From CO2Science: Phytoplankton play a key role in ocean ecosystems, providing carbon and energy to higher trophic levels of the marine food web. Consequently, discerning their responses to environmental change, including so-called ocean acidification, is of high importance.
Paper reviewed: Hoppe, C.J.M., Wolf, K.K.E., Schuback, N., Tortell, P.D. and Rost, B. 2018. Compensation of ocean acidification effects in Arctic phytoplankton assemblages. Nature Climate Change 8: 529-533.
One location for which information is presently limited is the Arctic Ocean. Compared to temperate and tropical regions, the response of phytoplankton to ocean acidification in this high latitude region has been vastly understudied. According to Hoppe et al., this is because of harsh environmental conditions and logistical difficulties. Consequently, they say it is “unclear how phytoplankton biomass accumulation in nutrient-rich and highly productive waters [in the Arctic] may be influenced by changes in the partial pressure of CO2.” And so it was that this five-member scientific team set out to remedy this situation.
As their contribution to the subject they presented “a comprehensive data set of ten individual 1 to 3 week-long ocean acidification manipulations with Arctic and subarctic phytoplankton assemblages under non-limiting nutrient concentrations.” The incubations originated from three different coastal locations of relatively high primary production: Davis Strait, Baffin Bay and Svalbard fjords. Additionally, the ten manipulations encompassed a wide variety of temperatures (range of 1.8°C to 8°C), irradiance (from low to high and constant to variable light), incubation method (on-deck ship or laboratory) and dominant taxa.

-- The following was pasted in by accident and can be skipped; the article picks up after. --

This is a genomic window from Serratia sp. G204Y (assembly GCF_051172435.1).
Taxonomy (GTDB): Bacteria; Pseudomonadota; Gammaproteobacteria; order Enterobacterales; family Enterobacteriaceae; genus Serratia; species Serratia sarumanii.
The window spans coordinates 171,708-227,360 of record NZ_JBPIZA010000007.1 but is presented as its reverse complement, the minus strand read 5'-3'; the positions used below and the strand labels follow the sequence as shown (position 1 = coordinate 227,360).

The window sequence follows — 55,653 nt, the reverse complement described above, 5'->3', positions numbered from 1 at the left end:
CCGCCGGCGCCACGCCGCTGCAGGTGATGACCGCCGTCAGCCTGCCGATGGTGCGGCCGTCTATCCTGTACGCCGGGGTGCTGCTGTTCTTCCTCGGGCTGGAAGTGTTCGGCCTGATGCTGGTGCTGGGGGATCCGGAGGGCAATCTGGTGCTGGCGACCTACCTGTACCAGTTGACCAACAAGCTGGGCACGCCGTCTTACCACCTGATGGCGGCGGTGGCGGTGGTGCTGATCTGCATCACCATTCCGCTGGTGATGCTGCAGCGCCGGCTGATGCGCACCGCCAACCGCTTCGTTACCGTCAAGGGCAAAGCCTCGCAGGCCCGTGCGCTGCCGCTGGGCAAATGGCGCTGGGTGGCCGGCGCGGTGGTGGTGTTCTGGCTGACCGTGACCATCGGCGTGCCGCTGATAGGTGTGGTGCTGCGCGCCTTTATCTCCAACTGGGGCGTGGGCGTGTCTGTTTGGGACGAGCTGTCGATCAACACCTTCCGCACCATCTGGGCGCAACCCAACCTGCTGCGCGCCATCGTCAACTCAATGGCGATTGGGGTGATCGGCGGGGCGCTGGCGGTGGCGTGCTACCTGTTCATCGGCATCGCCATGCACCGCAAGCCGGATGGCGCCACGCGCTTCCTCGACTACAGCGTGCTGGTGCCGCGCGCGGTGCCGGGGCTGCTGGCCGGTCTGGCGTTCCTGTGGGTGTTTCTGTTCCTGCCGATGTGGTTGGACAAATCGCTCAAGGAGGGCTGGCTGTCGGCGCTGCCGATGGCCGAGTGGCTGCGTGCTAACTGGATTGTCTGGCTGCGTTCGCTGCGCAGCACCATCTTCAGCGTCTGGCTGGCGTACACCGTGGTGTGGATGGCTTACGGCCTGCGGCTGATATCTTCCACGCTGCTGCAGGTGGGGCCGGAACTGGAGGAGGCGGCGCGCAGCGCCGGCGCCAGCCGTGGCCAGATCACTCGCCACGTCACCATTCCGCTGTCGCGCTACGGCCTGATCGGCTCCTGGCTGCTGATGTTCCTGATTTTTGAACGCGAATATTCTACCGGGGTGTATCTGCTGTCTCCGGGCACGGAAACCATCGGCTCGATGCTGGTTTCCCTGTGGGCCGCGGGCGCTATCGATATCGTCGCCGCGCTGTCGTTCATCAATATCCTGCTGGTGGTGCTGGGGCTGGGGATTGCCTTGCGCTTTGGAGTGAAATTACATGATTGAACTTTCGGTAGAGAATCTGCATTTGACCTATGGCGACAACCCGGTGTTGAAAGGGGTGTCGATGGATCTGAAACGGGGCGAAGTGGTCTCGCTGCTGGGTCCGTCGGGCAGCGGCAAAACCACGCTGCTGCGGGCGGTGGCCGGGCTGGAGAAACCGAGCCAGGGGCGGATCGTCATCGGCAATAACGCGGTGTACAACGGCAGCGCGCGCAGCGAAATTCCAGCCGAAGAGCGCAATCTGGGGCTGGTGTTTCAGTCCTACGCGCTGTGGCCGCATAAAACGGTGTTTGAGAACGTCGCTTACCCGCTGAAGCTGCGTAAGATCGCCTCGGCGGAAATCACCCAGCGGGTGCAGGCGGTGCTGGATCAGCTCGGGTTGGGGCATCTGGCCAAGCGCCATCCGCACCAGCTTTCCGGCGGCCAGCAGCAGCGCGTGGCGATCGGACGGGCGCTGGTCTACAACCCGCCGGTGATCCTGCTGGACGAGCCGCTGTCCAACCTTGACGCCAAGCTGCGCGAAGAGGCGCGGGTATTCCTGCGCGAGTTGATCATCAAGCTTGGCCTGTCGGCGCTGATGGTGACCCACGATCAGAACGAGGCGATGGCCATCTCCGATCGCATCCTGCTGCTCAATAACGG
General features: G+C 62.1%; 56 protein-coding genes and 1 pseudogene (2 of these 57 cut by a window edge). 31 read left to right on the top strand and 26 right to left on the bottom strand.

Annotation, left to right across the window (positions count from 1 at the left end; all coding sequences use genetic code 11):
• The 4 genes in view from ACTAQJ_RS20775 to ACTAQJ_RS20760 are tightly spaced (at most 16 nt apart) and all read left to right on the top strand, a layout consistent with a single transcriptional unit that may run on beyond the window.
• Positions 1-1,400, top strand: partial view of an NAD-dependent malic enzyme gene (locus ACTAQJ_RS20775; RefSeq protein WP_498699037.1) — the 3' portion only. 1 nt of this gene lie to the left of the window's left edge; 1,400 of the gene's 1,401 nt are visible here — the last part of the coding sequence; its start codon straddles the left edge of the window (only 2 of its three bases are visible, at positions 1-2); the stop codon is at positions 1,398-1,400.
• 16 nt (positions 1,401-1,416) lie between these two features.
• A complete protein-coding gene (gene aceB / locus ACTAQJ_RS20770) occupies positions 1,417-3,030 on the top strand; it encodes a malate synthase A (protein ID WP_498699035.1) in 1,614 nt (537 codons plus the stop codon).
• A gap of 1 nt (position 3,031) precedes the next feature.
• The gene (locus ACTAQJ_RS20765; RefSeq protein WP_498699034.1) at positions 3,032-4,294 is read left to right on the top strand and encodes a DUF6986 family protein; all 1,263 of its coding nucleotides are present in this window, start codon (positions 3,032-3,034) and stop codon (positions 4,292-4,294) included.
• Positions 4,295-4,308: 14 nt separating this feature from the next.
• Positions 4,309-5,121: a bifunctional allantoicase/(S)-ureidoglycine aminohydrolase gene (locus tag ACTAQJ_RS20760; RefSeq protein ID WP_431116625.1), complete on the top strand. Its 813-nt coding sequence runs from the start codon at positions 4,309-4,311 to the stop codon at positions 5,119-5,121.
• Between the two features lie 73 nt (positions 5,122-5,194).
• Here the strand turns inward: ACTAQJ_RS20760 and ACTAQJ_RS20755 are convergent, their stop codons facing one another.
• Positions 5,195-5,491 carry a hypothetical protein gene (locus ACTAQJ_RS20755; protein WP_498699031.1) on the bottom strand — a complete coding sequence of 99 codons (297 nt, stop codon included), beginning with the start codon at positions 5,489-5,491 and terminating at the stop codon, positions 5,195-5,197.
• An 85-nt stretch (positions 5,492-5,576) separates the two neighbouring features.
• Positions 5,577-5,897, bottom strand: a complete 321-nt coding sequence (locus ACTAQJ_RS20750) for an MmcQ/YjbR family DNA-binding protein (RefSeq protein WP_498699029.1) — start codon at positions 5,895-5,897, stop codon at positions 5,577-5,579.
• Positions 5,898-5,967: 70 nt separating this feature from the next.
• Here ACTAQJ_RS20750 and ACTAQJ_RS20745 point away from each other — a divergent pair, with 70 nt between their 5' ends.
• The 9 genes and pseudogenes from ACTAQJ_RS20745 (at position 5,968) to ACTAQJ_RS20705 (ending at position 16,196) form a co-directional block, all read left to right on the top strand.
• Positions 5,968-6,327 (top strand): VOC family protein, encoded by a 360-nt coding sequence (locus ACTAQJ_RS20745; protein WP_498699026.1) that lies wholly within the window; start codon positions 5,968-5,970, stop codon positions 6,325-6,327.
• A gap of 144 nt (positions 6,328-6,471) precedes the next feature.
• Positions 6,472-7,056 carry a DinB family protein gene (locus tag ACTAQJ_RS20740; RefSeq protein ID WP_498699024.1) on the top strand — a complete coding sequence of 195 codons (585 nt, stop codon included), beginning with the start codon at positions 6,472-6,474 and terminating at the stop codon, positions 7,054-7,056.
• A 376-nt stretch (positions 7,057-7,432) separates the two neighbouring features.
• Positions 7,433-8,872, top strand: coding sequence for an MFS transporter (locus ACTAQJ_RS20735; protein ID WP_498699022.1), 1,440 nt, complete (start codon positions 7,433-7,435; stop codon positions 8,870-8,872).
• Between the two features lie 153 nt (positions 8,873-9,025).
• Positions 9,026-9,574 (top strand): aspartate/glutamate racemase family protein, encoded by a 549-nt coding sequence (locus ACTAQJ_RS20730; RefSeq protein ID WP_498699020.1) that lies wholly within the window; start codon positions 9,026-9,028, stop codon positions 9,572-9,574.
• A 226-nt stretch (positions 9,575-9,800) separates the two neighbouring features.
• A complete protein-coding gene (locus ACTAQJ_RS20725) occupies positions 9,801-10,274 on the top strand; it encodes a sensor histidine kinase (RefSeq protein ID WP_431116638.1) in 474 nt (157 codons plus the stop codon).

So what did these manipulations reveal?
Despite the wide range of experimental methods, Hoppe et al. report they found “strong evidence that Arctic primary productivity and phytoplankton community structure are largely non-responsive to ocean acidification.” More specifically, they observed that only one out of the ten assemblages had a significant response to elevated pCO2. And when phytoplankton net primary production (NPP) rates were normalized for differences in chlorophyll a or particulate organic carbon concentrations, there were no significant correlations between NPP and pCO2. Consequently Hoppe et al. say these findings “suggest that coastal Arctic and subarctic phytoplankton assemblages employ efficient mechanisms to compensate for the effects of differences in CO2 availability and proton levels on NPP.” Or, as they alternatively state things “coastal Arctic and subarctic primary production is largely insensitive to ocean acidification over a large range of light and temperature levels in different experimental designs.”
Such “high capacity to compensate for environmental variability” is very encouraging news for those concerned about the potential effects of ocean acidification on primary producers. Clearly, out in the real world there are compensatory factors that minimize, or in this case eliminate, the negative impacts that are typically produced in the laboratory, especially in single-strain phytoplankton studies.